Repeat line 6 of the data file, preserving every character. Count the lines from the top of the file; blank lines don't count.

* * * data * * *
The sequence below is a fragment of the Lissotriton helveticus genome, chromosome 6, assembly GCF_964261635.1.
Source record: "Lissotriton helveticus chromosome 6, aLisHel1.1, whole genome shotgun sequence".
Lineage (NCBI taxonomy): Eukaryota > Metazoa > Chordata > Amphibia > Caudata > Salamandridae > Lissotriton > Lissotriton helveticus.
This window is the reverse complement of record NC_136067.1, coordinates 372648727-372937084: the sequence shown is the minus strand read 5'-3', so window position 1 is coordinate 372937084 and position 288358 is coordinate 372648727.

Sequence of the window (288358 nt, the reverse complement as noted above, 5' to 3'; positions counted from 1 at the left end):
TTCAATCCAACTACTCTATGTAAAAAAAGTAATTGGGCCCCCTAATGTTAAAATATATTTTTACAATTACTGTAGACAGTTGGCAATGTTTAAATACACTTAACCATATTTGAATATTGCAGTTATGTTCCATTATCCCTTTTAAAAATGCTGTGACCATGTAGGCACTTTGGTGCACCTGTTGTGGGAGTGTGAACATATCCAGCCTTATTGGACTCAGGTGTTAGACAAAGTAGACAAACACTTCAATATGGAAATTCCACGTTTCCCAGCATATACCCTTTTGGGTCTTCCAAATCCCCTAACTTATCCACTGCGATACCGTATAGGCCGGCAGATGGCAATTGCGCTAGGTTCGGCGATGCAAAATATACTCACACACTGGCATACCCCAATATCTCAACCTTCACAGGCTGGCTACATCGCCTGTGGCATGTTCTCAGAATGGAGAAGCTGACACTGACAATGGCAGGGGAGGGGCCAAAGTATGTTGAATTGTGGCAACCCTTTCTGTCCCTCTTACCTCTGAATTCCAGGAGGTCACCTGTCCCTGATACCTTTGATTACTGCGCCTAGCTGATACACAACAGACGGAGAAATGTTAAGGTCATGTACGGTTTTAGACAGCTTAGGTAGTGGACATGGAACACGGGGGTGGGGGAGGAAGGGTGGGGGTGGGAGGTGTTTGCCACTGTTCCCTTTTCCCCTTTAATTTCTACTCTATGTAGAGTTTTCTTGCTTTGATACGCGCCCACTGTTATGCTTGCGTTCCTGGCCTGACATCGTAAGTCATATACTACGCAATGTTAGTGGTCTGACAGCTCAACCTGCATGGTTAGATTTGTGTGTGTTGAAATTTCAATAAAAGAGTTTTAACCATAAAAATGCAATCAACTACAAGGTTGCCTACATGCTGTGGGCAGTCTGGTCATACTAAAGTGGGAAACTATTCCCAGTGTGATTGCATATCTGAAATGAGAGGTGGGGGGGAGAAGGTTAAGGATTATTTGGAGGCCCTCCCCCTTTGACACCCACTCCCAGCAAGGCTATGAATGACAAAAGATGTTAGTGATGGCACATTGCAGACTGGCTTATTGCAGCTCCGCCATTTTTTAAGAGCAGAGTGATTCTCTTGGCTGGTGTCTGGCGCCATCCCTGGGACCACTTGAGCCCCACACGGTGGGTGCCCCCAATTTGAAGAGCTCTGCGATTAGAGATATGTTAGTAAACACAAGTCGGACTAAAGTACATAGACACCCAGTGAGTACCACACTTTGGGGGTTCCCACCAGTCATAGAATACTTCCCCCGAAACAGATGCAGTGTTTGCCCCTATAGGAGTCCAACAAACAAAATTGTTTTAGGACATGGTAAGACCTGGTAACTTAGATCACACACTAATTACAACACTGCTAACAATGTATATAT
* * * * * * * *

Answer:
TTCAATCCAACTACTCTATGTAAAAAAAGTAATTGGGCCCCCTAATGTTAAAATATATTTTTACAATTACTGTAGACAGTTGGCAATGTTTAAATACACTTAACCATATTTGAATATTGCAGTTATGTTCCATTATCCCTTTTAAAAATGCTGTGACCATGTAGGCACTTTGGTGCACCTGTTGTGGGAGTGTGAACATATCCAGCCTTATTGGACTCAGGTGTTAGACAAAGTAGACAAACACTTCAATATGGAAATTCCACGTTTCCCAGCATATACCCTTTTGGGTCTTCCAAATCCCCTAACTTATCCACTGCGATACCGTATAGGCCGGCAGATGGCAATTGCGCTAGGTTCGGCGATGCAAAATATACTCACACACTGGCATACCCCAATATCTCAACCTTCACAGGCTGGCTACATCGCCTGTGGCATGTTCTCAGAATGGAGAAGCTGACACTGACAATGGCAGGGGAGGGGCCAAAGTATGTTGAATTGTGGCAACCCTTTCTGTCCCTCTTACCTCTGAATTCCAGGAGGTCACCTGTCCCTGATACCTTTGATTACTGCGCCTAGCTGATACACAACAGACGGAGAAATGTTAAGGTCATGTACGGTTTTAGACAGCTTAGGTAGTGGACATGGAACACGGGGGTGGGGGAGGAAGGGTGGGGGTGGGAGGTGTTTGCCACTGTTCCCTTTTCCCCTTTAATTTCTACTCTATGTAGAGTTTTCTTGCTTTGATACGCGCCCACTGTTATGCTTGCGTTCCTGGCCTGACATCGTAAGTCATATACTACGCAATGTTAGTGGTCTGACAGCTCAACCTGCATGGTTAGATTTGTGTGTGTTGAAATTTCAATAAAAGAGTTTTAACCATAAAAATGCAATCAACTACAAGGTTGCCTACATGCTGTGGGCAGTCTGGTCATACTAAAGTGGGAAACTATTCCCAGTGTGATTGCATATCTGAAATGAGAGGTGGGGGGGAGAAGGTTAAGGATTATTTGGAGGCCCTCCCCCTTTGACACCCACTCCCAGCAAGGCTATGAATGACAAAAGATGTTAGTGATGGCACATTGCAGACTGGCTTATTGCAGCTCCGCCATTTTTTAAGAGCAGAGTGATTCTCTTGGCTGGTGTCTGGCGCCATCCCTGGGACCACTTGAGCCCCACACGGTGGGTGCCCCCAATTTGAAGAGCTCTGCGATTAGAGATATGTTAGTAAACACAAGTCGGACTAAAGTACATAGACACCCAGTGAGTACCACACTTTGGGGGTTCCCACCAGTCATAGAATACTTCCCCCGAAACAGATGCAGTGTTTGCCCCTATAGGAGTCCAACAAACAAAATTGTTTTAGGACATGGTAAGACCTGGTAACTTAGATCACACACTAATTACAACACTGCTAACAATGTATATAT